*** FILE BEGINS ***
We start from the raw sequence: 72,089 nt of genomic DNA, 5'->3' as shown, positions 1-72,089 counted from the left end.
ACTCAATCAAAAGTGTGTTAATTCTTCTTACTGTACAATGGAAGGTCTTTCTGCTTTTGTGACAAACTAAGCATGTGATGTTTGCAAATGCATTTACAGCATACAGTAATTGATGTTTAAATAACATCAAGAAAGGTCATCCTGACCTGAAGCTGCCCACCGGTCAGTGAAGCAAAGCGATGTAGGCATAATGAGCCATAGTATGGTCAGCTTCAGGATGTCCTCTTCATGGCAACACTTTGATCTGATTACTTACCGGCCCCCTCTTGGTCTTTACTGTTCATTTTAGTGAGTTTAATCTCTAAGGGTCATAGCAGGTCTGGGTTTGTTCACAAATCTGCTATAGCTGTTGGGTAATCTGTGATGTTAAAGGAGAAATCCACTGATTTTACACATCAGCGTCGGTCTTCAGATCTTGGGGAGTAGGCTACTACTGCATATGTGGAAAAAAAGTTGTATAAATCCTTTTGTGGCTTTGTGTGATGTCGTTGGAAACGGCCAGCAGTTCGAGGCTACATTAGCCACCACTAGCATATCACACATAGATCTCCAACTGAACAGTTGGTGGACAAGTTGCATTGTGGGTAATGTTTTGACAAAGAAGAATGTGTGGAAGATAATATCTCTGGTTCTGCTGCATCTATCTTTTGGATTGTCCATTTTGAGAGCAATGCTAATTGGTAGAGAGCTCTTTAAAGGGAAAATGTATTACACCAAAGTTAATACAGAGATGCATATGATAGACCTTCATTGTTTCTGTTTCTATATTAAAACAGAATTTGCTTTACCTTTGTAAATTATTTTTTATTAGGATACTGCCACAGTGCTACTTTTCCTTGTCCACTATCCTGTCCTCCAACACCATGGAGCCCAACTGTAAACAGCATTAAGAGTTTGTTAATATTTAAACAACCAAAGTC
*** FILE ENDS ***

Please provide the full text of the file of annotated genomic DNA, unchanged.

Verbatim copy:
We start from the raw sequence: 72,089 nt of genomic DNA, 5'->3' as shown, positions 1-72,089 counted from the left end.
ACTCAATCAAAAGTGTGTTAATTCTTCTTACTGTACAATGGAAGGTCTTTCTGCTTTTGTGACAAACTAAGCATGTGATGTTTGCAAATGCATTTACAGCATACAGTAATTGATGTTTAAATAACATCAAGAAAGGTCATCCTGACCTGAAGCTGCCCACCGGTCAGTGAAGCAAAGCGATGTAGGCATAATGAGCCATAGTATGGTCAGCTTCAGGATGTCCTCTTCATGGCAACACTTTGATCTGATTACTTACCGGCCCCCTCTTGGTCTTTACTGTTCATTTTAGTGAGTTTAATCTCTAAGGGTCATAGCAGGTCTGGGTTTGTTCACAAATCTGCTATAGCTGTTGGGTAATCTGTGATGTTAAAGGAGAAATCCACTGATTTTACACATCAGCGTCGGTCTTCAGATCTTGGGGAGTAGGCTACTACTGCATATGTGGAAAAAAAGTTGTATAAATCCTTTTGTGGCTTTGTGTGATGTCGTTGGAAACGGCCAGCAGTTCGAGGCTACATTAGCCACCACTAGCATATCACACATAGATCTCCAACTGAACAGTTGGTGGACAAGTTGCATTGTGGGTAATGTTTTGACAAAGAAGAATGTGTGGAAGATAATATCTCTGGTTCTGCTGCATCTATCTTTTGGATTGTCCATTTTGAGAGCAATGCTAATTGGTAGAGAGCTCTTTAAAGGGAAAATGTATTACACCAAAGTTAATACAGAGATGCATATGATAGACCTTCATTGTTTCTGTTTCTATATTAAAACAGAATTTGCTTTACCTTTGTAAATTATTTTTTATTAGGATACTGCCACAGTGCTACTTTTCCTTGTCCACTATCCTGTCCTCCAACACCATGGAGCCCAACTGTAAACAGCATTAAGAGTTTGTTAATATTTAAACAACCAAAGTC